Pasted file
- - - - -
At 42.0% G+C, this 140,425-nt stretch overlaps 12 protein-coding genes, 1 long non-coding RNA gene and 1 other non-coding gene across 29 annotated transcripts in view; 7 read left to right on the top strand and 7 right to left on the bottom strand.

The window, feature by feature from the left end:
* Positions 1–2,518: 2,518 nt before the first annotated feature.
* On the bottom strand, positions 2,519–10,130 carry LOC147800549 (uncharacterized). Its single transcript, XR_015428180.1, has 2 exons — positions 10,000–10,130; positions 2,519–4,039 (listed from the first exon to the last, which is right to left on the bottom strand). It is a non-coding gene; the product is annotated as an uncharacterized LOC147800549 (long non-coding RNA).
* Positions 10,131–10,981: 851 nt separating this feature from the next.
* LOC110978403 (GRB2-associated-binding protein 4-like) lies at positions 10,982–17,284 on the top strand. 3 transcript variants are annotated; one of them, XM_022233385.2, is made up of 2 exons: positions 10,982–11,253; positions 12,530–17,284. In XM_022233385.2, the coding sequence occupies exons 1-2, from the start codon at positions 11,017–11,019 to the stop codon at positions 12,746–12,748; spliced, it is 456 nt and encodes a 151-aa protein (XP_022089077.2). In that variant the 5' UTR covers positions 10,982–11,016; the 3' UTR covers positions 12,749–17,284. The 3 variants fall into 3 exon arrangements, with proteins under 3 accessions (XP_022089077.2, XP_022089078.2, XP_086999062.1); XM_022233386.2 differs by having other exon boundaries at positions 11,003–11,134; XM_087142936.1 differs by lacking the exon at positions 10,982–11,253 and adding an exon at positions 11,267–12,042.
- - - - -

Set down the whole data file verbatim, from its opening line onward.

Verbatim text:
At 42.0% G+C, this 140,425-nt stretch overlaps 12 protein-coding genes, 1 long non-coding RNA gene and 1 other non-coding gene across 29 annotated transcripts in view; 7 read left to right on the top strand and 7 right to left on the bottom strand.

The window, feature by feature from the left end:
* Positions 1–2,518: 2,518 nt before the first annotated feature.
* On the bottom strand, positions 2,519–10,130 carry LOC147800549 (uncharacterized). Its single transcript, XR_015428180.1, has 2 exons — positions 10,000–10,130; positions 2,519–4,039 (listed from the first exon to the last, which is right to left on the bottom strand). It is a non-coding gene; the product is annotated as an uncharacterized LOC147800549 (long non-coding RNA).
* Positions 10,131–10,981: 851 nt separating this feature from the next.
* LOC110978403 (GRB2-associated-binding protein 4-like) lies at positions 10,982–17,284 on the top strand. 3 transcript variants are annotated; one of them, XM_022233385.2, is made up of 2 exons: positions 10,982–11,253; positions 12,530–17,284. In XM_022233385.2, the coding sequence occupies exons 1-2, from the start codon at positions 11,017–11,019 to the stop codon at positions 12,746–12,748; spliced, it is 456 nt and encodes a 151-aa protein (XP_022089077.2). In that variant the 5' UTR covers positions 10,982–11,016; the 3' UTR covers positions 12,749–17,284. The 3 variants fall into 3 exon arrangements, with proteins under 3 accessions (XP_022089077.2, XP_022089078.2, XP_086999062.1); XM_022233386.2 differs by having other exon boundaries at positions 11,003–11,134; XM_087142936.1 differs by lacking the exon at positions 10,982–11,253 and adding an exon at positions 11,267–12,042.